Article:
The proteoliposomal steady state. Effect of size, capacitance and membrane permeability on cytochrome-oxidase-induced ion gradients

J. M. Wrigglesworth, C. E. Cooper, M. A. Sharpe, P. Nicholls

Research output: Contribution to journalArticle

29 Scopus citations

Abstract

1. The flux pathways for H+ and K+ movements into and out of proteoliposomes incorporating cytochrome c oxidase have been investigated as a function of the electrical and geometrical properties of the vesicles. 2. The respiration-induced pH gradient (ΔpH) and membrane potential (Δψ) are mutually dependent and individually sensitive to the permeability properties of the membrane. A lowering or abolition of Δψ by the addition of valinomycin increased the steady-state level of ΔpH. Conversely, removal of ΔpH by the addition of nigericin resulted in a higher steady-state Δψ. 3. Vesicles prepared by sonication followed by centrifugation maintained similar pH gradients at steady state to those in vesicles prepared by dialysis, although the time taken to reach steady state was longer. Higher pH gradients can be induced in non-centrifuged sonicated preparations. 4. No significant differences were found in H+ and K+ permeability between proteoliposomes prepared by dialysis or by sonication. The permeability coefficient of the vesicle bilayers for H+ was 6.1 x 10-4 cm · s-1 and that for K+ was 7.5 x 10-10 cm · s-1. An initial fast change in internal pH was seen on the addition of external acid or alkali, followed by a slower, ionophore-sensitive, change. The initial fast phase can be increased by the lipid-soluble base dibucaine and the weak acid oleate. In the absence of ionophores, increasing concentrations of oleate increased the rate of H+ translocation to a level similar to that seen in the presence of nigericin. Internal alkalinization could also be induced by oleate upon the addition of potassium sulphate. 5. The initial, pre-steady-state and steady-state ΔpH and Δψ changes can be stimulated using a model in which the enzyme responds to both ΔpH and Δψ components of the protonmotive force. At steady state, the electrogenic entry of K+ is countered by electroneutral exit via a K+/H+ exchange. 6. The permeability coefficient, P(H), calculated from H+ flux under steady-state turnover conditions, was approx. 100 times higher than the corresponding 'passive' measurements of P(H). Under conditions of oxidase turnover, the vesicles appear to be intrinsically more permeable to protons.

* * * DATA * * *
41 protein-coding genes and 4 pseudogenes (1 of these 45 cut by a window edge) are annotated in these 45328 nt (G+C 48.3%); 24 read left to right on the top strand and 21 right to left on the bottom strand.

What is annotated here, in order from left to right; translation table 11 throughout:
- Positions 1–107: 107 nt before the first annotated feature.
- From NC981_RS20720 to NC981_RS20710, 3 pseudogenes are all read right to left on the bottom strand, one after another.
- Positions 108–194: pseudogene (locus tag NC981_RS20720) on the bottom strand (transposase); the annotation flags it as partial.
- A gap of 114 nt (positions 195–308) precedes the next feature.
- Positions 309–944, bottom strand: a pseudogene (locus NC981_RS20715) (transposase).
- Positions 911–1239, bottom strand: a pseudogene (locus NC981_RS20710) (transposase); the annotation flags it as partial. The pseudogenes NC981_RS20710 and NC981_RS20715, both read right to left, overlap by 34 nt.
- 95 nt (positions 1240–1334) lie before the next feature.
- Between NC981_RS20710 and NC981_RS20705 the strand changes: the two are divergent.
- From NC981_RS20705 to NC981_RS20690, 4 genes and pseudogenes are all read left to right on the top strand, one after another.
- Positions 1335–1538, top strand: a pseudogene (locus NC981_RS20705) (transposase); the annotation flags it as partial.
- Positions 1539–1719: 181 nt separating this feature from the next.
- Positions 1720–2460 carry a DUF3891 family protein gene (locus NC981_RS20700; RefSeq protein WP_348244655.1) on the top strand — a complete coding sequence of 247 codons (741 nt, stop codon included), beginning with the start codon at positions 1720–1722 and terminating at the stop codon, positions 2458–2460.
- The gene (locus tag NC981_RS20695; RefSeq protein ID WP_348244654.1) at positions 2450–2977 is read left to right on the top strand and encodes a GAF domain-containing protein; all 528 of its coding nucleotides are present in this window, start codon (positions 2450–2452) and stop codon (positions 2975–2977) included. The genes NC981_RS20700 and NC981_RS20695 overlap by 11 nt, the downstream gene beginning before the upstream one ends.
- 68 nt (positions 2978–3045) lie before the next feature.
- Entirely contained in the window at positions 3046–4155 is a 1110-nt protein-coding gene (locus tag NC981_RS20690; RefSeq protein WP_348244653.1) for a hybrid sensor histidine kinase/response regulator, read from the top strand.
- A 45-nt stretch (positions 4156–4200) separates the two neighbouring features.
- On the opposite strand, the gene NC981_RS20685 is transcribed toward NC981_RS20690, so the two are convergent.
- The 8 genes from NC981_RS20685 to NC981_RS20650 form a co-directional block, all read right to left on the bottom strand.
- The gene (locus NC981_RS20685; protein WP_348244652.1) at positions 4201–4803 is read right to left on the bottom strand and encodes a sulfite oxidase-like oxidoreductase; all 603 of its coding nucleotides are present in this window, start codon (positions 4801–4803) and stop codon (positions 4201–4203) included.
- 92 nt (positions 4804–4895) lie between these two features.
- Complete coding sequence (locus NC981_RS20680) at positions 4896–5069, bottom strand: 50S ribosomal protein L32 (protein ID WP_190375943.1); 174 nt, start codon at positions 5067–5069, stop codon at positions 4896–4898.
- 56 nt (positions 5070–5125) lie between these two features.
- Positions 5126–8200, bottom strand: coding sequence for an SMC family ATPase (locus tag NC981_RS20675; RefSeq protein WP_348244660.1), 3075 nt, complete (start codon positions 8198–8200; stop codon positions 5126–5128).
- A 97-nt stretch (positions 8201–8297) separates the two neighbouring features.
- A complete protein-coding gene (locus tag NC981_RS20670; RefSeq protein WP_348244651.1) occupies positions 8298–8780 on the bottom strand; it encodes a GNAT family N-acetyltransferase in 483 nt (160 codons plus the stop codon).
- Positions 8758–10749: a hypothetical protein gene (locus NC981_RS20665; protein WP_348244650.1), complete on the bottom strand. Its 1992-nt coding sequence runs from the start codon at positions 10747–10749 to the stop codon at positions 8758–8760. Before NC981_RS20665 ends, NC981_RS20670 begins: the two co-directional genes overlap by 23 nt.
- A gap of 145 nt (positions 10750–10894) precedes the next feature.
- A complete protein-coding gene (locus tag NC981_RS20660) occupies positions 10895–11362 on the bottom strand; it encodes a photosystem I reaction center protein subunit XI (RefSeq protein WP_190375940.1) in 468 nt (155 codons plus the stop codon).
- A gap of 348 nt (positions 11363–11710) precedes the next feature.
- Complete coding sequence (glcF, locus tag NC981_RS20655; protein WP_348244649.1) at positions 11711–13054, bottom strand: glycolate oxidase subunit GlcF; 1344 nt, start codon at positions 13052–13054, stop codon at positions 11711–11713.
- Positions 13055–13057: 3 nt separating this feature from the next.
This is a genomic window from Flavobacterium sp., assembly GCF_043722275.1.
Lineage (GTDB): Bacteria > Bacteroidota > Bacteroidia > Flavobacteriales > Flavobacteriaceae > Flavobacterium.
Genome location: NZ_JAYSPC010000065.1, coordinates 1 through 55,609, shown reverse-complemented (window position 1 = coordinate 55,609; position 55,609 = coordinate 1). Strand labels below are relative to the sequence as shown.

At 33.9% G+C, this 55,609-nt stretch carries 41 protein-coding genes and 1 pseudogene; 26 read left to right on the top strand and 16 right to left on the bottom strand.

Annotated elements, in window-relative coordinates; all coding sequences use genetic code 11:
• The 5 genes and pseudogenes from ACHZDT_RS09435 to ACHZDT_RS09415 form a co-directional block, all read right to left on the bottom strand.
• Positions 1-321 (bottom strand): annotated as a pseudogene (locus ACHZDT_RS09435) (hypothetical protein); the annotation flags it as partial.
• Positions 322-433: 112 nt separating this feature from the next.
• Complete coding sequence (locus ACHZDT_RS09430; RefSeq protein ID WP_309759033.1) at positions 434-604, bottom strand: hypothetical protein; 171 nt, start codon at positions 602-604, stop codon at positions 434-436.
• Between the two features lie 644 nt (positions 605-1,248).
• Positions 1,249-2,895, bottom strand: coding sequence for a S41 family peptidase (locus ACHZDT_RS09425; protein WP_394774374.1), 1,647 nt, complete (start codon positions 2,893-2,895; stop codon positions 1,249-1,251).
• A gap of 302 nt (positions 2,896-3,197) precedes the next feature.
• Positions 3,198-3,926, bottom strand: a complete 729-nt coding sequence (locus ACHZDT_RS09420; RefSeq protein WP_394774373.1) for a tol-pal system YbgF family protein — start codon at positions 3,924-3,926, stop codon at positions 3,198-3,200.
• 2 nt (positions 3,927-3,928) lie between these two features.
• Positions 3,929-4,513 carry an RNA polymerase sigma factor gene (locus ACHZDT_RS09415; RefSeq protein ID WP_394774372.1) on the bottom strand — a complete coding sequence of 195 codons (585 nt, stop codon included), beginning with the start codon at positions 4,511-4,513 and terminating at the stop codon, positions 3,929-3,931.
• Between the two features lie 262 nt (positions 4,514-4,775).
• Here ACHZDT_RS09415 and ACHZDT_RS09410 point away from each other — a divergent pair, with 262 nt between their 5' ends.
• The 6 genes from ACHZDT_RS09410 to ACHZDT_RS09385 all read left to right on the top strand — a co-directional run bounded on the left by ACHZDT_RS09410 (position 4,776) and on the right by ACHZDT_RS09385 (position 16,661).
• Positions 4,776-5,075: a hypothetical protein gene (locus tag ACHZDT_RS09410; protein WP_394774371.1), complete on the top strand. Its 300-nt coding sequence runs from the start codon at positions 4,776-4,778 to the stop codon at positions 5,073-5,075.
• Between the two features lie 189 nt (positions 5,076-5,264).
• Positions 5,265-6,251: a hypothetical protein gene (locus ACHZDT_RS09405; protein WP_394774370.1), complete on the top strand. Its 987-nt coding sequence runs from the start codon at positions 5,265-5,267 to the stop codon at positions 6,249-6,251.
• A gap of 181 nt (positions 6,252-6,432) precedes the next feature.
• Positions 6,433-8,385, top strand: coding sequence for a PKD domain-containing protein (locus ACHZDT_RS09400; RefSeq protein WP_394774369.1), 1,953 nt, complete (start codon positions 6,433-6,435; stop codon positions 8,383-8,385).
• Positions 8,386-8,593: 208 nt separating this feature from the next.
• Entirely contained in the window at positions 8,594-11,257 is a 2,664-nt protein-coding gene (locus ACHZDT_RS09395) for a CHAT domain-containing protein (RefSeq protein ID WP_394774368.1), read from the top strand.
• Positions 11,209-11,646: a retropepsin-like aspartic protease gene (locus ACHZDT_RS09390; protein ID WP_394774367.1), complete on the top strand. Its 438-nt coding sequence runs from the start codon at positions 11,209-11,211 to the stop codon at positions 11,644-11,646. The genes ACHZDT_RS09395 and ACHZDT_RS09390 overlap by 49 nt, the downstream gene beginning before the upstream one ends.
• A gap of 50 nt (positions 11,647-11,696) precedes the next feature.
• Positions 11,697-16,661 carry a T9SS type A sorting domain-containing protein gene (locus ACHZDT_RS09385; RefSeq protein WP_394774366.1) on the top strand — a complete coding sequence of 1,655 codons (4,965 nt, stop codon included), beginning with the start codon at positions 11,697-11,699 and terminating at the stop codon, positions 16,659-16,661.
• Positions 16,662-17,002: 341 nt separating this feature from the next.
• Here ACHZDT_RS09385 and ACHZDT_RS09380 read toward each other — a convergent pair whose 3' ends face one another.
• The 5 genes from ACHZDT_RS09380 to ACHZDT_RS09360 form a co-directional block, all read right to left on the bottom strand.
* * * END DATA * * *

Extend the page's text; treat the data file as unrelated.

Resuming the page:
Original languageEnglish (US)
Pages (from-to)109-118
Number of pages10
JournalBiochemical Journal
Volume270
Issue number1
DOIs
StatePublished - 1990

ASJC Scopus subject areas

  • Biochemistry
  • Molecular Biology
  • Cell Biology

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